Sensing a possible opening against the current search engine giant Google, Microsoft has announced some changes to Bing’s privacy tools , while at the same time taking a back-handed swipe at Google’s privacy policies.
In case you missed it , Google CEO Eric Schmidt, in an interview on CNBC, seem to suggest that Google’s take on user privacy was pretty much open-ended. Schmidt said “If you have something that you don't want anyone to know, maybe you shouldn't be doing it in the first place.” Some thought this was Google blaming the victim rather than the victimizer. Not the sort of ‘got-your-back’ attitude many would like to see in their search-engine provider.
In addition, Google changed its search-engine privacy settings, to better personalize the experience. One of the changes made is the storing of 180-days of search history in a browser cookie, so Google has a database on which to draw for second-guessing what you want to look for.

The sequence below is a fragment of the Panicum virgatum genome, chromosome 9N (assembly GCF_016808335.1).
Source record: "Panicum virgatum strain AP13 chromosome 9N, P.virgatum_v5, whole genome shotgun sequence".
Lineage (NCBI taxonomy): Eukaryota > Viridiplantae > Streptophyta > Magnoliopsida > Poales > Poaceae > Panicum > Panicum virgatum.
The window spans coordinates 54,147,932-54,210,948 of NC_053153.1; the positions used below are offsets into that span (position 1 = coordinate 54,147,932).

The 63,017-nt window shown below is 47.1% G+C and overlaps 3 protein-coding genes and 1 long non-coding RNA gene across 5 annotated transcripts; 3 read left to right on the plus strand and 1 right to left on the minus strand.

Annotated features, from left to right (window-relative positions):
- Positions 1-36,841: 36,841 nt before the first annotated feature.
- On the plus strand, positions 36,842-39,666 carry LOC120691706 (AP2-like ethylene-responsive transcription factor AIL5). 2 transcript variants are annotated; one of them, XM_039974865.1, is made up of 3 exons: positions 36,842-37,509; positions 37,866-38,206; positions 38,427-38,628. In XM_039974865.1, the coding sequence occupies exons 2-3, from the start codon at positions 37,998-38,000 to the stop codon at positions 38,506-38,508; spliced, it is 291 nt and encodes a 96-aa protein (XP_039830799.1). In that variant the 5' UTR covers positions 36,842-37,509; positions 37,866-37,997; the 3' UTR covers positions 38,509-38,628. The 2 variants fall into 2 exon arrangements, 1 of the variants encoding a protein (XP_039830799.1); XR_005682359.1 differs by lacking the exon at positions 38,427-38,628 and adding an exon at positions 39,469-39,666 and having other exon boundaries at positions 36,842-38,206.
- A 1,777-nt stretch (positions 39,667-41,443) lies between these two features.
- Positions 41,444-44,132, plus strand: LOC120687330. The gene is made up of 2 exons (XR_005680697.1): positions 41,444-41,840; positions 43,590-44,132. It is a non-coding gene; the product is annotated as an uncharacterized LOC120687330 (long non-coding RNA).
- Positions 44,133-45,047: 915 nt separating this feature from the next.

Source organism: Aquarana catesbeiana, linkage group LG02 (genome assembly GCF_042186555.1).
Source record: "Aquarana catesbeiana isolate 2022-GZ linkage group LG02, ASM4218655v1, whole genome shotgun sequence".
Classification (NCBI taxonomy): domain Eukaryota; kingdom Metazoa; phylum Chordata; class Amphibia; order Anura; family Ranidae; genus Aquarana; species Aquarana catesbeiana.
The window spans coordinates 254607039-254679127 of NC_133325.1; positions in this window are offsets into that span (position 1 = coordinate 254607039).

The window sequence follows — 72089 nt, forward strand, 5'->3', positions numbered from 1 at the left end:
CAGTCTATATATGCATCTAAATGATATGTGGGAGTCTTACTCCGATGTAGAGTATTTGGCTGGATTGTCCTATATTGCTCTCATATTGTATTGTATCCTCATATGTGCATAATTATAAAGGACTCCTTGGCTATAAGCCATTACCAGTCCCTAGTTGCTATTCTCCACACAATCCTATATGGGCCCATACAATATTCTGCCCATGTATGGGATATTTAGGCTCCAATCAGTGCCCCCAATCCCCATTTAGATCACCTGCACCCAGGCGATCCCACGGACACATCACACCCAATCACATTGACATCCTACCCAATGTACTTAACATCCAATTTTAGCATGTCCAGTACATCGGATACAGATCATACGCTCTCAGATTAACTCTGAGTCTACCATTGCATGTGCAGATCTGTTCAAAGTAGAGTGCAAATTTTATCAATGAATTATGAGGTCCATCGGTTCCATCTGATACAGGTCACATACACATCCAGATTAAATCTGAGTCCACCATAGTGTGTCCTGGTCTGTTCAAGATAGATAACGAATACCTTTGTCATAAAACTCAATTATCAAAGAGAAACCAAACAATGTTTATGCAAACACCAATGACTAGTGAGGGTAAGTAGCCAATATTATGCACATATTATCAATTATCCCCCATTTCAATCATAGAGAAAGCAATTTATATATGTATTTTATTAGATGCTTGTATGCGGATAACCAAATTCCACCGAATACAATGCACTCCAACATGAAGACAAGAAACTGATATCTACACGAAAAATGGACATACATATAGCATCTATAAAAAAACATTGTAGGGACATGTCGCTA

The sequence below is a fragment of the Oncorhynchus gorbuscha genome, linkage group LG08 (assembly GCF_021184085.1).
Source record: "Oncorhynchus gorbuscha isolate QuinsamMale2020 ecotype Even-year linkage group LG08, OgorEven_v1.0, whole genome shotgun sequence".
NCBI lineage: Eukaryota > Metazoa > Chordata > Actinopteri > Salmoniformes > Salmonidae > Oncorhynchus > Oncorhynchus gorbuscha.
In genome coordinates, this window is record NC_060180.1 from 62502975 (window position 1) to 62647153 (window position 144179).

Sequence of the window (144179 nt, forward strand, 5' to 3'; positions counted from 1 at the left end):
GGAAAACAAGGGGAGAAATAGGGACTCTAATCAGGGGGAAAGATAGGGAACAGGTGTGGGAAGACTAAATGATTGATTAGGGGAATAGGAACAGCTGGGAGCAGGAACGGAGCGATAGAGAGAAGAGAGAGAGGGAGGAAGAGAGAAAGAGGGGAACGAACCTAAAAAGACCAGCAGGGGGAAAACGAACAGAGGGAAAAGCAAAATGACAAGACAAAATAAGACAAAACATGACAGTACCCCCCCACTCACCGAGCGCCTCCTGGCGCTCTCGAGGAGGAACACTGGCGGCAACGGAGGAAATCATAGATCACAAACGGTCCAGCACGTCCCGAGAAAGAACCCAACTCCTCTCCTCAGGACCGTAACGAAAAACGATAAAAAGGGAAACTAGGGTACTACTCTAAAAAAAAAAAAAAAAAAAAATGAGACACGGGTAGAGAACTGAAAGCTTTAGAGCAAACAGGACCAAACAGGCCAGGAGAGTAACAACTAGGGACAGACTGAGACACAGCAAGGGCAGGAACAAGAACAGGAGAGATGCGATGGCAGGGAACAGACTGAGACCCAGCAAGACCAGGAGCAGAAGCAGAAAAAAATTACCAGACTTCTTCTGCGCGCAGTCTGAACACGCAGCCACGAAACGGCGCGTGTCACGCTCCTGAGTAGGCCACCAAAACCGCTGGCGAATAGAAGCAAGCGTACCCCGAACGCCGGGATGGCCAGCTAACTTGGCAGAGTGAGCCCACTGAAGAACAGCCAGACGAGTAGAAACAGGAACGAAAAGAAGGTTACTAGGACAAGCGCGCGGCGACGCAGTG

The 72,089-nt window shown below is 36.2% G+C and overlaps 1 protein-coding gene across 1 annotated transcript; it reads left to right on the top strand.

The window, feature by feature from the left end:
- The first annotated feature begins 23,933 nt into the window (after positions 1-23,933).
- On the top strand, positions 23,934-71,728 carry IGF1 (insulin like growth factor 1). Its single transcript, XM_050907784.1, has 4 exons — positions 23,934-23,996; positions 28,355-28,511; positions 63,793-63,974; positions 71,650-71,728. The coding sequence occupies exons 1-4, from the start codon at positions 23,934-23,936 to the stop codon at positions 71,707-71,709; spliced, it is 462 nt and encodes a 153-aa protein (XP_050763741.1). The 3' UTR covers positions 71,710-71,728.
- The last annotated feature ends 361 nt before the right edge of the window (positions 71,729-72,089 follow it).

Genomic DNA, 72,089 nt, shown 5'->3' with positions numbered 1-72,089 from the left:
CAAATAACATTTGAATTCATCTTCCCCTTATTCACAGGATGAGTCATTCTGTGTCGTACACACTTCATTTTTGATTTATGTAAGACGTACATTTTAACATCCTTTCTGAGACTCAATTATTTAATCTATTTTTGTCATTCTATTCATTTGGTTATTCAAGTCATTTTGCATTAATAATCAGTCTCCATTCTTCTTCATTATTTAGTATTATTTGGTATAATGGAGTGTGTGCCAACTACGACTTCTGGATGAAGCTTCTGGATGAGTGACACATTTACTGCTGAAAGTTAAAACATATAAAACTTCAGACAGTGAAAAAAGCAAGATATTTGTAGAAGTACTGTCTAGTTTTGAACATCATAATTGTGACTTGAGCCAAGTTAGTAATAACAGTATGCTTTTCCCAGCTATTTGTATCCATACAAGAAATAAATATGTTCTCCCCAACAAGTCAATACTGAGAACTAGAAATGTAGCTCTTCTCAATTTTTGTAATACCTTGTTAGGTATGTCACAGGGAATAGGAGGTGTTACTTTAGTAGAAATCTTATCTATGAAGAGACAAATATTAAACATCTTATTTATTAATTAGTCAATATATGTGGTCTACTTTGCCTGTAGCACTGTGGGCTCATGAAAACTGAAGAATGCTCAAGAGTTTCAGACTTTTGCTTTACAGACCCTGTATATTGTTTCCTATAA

In all the hubbub, Mozilla’s Director of Community Development, Asa Dotzler, said that users should drop Google in favor of Bing, which Dotzler said provides better privacy guarantees.
Hot on the heels of the controversy, Bing is touting both its privacy, and changes which enhance that privacy. Bing will now give you greater control over the history of your recent searches with “See all”, “Clear all”, and “Turn Off” options. (In “See all” you can delete individual search requests. “Turn off” lets you disable the history function all together.) In addition, Microsoft will store a maximum of four weeks of searches (up from 48-hours), in a browser cookie.
In the announcement of these changes, Microsoft said “...we've tried to build privacy and respect for your search history into the overall experience and not as an afterthought. Too many systems provide us with choice, but little control.”
Take that Google!
Image Credit: Microsoft